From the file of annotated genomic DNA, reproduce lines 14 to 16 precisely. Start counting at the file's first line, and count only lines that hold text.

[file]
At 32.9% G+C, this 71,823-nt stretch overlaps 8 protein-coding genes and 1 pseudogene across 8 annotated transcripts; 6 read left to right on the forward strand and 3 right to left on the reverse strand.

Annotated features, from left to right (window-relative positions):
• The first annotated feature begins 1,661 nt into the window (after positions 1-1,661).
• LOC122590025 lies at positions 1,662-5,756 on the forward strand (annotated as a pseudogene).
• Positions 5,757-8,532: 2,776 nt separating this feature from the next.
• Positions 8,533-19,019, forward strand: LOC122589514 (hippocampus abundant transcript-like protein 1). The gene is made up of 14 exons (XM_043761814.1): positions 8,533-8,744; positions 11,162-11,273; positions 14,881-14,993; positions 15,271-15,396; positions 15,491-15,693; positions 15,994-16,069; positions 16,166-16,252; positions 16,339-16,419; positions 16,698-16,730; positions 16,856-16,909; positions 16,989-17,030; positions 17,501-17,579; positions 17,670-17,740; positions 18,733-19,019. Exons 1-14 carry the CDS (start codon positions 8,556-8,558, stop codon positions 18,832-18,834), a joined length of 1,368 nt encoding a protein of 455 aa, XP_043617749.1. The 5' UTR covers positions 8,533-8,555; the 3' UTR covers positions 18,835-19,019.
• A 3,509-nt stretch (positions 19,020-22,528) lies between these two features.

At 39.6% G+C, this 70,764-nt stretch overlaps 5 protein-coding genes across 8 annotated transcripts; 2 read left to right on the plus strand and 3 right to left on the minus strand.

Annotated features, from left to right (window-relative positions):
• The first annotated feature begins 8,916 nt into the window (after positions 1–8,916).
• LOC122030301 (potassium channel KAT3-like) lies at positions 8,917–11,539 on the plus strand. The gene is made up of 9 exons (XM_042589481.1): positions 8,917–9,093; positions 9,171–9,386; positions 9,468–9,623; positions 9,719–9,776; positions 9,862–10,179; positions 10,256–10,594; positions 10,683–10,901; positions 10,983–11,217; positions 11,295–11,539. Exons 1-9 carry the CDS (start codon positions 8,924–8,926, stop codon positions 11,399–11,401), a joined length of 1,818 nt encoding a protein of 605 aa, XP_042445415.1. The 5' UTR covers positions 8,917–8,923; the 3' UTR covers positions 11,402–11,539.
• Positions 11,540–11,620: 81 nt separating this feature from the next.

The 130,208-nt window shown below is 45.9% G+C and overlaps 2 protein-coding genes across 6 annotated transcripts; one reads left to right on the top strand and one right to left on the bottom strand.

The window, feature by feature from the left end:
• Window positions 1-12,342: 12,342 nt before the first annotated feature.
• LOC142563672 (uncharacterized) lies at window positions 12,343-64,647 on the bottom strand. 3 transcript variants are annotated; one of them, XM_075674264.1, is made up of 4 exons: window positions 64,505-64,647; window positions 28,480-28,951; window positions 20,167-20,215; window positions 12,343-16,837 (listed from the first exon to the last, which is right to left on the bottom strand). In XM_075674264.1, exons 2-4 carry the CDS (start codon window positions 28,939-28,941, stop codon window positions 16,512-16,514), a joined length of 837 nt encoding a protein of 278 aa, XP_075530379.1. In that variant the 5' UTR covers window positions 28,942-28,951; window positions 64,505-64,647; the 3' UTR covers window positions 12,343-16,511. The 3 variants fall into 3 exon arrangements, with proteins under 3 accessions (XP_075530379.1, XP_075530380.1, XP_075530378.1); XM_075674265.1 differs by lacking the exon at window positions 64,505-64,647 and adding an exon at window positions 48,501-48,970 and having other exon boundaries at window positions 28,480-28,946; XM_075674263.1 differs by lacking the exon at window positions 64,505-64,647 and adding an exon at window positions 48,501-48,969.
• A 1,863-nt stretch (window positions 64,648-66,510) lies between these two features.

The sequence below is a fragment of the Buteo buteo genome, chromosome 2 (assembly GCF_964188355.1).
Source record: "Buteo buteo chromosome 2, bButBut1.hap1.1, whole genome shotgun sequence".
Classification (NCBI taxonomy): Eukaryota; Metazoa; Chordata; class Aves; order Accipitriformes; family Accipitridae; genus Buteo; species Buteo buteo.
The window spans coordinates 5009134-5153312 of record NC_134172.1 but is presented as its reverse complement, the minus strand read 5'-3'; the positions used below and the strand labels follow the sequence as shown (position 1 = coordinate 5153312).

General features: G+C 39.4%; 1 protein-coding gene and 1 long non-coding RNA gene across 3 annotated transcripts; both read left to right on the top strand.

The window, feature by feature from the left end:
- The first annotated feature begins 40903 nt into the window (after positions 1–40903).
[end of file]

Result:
The window, feature by feature from the left end:
• Window positions 1-12,342: 12,342 nt before the first annotated feature.
• LOC142563672 (uncharacterized) lies at window positions 12,343-64,647 on the bottom strand. 3 transcript variants are annotated; one of them, XM_075674264.1, is made up of 4 exons: window positions 64,505-64,647; window positions 28,480-28,951; window positions 20,167-20,215; window positions 12,343-16,837 (listed from the first exon to the last, which is right to left on the bottom strand). In XM_075674264.1, exons 2-4 carry the CDS (start codon window positions 28,939-28,941, stop codon window positions 16,512-16,514), a joined length of 837 nt encoding a protein of 278 aa, XP_075530379.1. In that variant the 5' UTR covers window positions 28,942-28,951; window positions 64,505-64,647; the 3' UTR covers window positions 12,343-16,511. The 3 variants fall into 3 exon arrangements, with proteins under 3 accessions (XP_075530379.1, XP_075530380.1, XP_075530378.1); XM_075674265.1 differs by lacking the exon at window positions 64,505-64,647 and adding an exon at window positions 48,501-48,970 and having other exon boundaries at window positions 28,480-28,946; XM_075674263.1 differs by lacking the exon at window positions 64,505-64,647 and adding an exon at window positions 48,501-48,969.